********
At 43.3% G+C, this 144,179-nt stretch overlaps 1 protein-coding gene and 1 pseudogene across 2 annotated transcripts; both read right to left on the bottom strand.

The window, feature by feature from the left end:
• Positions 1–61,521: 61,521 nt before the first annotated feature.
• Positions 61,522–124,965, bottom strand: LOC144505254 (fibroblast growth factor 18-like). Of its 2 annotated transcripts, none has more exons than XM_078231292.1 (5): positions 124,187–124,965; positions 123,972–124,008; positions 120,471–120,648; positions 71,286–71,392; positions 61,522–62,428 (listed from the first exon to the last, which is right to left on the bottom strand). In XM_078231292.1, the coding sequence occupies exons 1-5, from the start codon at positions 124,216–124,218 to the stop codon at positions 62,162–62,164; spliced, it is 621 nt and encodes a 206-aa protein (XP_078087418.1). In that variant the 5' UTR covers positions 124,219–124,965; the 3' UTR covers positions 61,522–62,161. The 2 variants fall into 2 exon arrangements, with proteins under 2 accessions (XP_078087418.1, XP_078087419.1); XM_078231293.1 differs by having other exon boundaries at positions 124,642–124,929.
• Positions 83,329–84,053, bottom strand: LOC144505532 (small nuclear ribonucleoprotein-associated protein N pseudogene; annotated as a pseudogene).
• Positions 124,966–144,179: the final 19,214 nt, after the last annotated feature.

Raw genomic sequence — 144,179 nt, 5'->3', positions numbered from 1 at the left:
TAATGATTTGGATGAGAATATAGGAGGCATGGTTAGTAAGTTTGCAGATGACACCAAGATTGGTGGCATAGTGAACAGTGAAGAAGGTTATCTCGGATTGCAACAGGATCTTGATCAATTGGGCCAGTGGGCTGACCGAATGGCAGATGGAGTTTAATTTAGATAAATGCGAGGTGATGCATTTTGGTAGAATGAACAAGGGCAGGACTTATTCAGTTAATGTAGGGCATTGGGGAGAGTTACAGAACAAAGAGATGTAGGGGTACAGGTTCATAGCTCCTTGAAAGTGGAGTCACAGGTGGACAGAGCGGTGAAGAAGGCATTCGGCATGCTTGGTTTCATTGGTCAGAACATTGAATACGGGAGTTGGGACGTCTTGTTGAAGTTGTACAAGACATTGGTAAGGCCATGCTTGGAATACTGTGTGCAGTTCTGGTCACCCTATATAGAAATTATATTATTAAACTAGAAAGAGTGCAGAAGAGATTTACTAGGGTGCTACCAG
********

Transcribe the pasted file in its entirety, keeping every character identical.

At 43.3% G+C, this 144,179-nt stretch overlaps 1 protein-coding gene and 1 pseudogene across 2 annotated transcripts; both read right to left on the bottom strand.

The window, feature by feature from the left end:
• Positions 1–61,521: 61,521 nt before the first annotated feature.
• Positions 61,522–124,965, bottom strand: LOC144505254 (fibroblast growth factor 18-like). Of its 2 annotated transcripts, none has more exons than XM_078231292.1 (5): positions 124,187–124,965; positions 123,972–124,008; positions 120,471–120,648; positions 71,286–71,392; positions 61,522–62,428 (listed from the first exon to the last, which is right to left on the bottom strand). In XM_078231292.1, the coding sequence occupies exons 1-5, from the start codon at positions 124,216–124,218 to the stop codon at positions 62,162–62,164; spliced, it is 621 nt and encodes a 206-aa protein (XP_078087418.1). In that variant the 5' UTR covers positions 124,219–124,965; the 3' UTR covers positions 61,522–62,161. The 2 variants fall into 2 exon arrangements, with proteins under 2 accessions (XP_078087418.1, XP_078087419.1); XM_078231293.1 differs by having other exon boundaries at positions 124,642–124,929.
• Positions 83,329–84,053, bottom strand: LOC144505532 (small nuclear ribonucleoprotein-associated protein N pseudogene; annotated as a pseudogene).
• Positions 124,966–144,179: the final 19,214 nt, after the last annotated feature.

Raw genomic sequence — 144,179 nt, 5'->3', positions numbered from 1 at the left:
TAATGATTTGGATGAGAATATAGGAGGCATGGTTAGTAAGTTTGCAGATGACACCAAGATTGGTGGCATAGTGAACAGTGAAGAAGGTTATCTCGGATTGCAACAGGATCTTGATCAATTGGGCCAGTGGGCTGACCGAATGGCAGATGGAGTTTAATTTAGATAAATGCGAGGTGATGCATTTTGGTAGAATGAACAAGGGCAGGACTTATTCAGTTAATGTAGGGCATTGGGGAGAGTTACAGAACAAAGAGATGTAGGGGTACAGGTTCATAGCTCCTTGAAAGTGGAGTCACAGGTGGACAGAGCGGTGAAGAAGGCATTCGGCATGCTTGGTTTCATTGGTCAGAACATTGAATACGGGAGTTGGGACGTCTTGTTGAAGTTGTACAAGACATTGGTAAGGCCATGCTTGGAATACTGTGTGCAGTTCTGGTCACCCTATATAGAAATTATATTATTAAACTAGAAAGAGTGCAGAAGAGATTTACTAGGGTGCTACCAG